Despite the imposed secrecy, the venue’s vibe is relaxed. Anyone wondering if The Mayor takes itself seriously need only glance at the wall beneath the taxidermy, where another sign reminds guests that “no heavy petting is allowed.”

Alice had to enter a rabbit hole to find her Wonderland, but festive and friendly Londoners prefer to fall down a fridge to enjoy the alternate world of The Mayor of Scaredy Cat Town.

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Tip from Emma:

Arriving before 6:30pm promises the best chance of getting in to Scaredy, but if it’s full you can always have a few drinks at The Breakfast Club while you wait for space to open up. Also, remember to follow the house rules, one of which clearly reminds visitors not to exit via the fridge…there’s another secret door for that, which leads you out of the BC’s bathroom!

  • Crowd

    Chilled-out city slickers, Spitalfields shoppers weighed down with bags, retro vintage junkies, cocktail seekers, and weekend suits looking to shed their ties, late 20s to late 30s.

  • Entertainment / Music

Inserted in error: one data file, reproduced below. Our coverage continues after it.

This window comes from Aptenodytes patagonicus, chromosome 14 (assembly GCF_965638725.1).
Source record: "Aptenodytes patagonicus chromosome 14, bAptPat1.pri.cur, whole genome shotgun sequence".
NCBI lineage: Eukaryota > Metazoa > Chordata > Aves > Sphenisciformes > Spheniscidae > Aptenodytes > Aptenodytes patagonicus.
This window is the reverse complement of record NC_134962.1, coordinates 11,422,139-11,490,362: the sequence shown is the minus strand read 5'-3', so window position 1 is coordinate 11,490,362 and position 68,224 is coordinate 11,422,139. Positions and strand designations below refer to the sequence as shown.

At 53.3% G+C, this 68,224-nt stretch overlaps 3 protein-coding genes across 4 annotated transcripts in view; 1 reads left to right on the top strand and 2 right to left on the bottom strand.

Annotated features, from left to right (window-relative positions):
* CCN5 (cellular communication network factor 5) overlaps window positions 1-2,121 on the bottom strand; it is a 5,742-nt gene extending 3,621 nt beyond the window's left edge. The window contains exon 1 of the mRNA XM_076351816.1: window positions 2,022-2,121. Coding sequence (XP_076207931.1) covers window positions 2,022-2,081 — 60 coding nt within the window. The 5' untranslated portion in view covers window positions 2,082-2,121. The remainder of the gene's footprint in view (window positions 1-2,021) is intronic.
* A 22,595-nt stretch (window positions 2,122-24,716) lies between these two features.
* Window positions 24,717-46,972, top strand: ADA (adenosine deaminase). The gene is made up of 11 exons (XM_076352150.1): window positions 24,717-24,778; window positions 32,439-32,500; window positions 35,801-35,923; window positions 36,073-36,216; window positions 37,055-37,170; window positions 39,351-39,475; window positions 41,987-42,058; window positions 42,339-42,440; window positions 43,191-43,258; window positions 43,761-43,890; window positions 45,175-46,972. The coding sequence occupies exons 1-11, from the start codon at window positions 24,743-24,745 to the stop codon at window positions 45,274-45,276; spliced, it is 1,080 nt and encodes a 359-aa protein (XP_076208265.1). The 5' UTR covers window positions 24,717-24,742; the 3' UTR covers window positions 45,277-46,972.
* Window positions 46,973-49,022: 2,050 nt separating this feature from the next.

Diverse mix of tunes resonates from old-school speakers, including rhythm and blues, hip-hop, disco, and funk.

  • Food / Miscellaneous

    Bar snacks include cheesy fries, olives, and halloumi skewers. Happy Hour daily 5–6pm.

  • Prices

    Bar snacks £3–£6.50. Beer £3.90–£9, wine £4.50–£8.50/glass or £14.50–£36.50/bottle, cocktails £8–£9, cider £3.90.

  • What to Wear / Dress Code

    Funky cool to trendy: Penguin polos with casual jeans and hoodies, retro knitted grandma jumpers, oversized leopard print coats, tailored suits, smart dresses.

  • Hot Nights / When to Go

    Thursday to Saturday evenings for the largest and most diverse crowds, though entry is not guaranteed if venue is at capacity.

  • Close By

    The Shoreditch (145 Shoreditch High Street) is an eccentrically styled bar and club that draws a diverse crowd with unique cocktails and two dance floors.

The Mayor of Scaredy Cat Town User Reviews

Average rating:
A Great Hiding Spot For Scaredy Cats
Casey B. May 1, 2013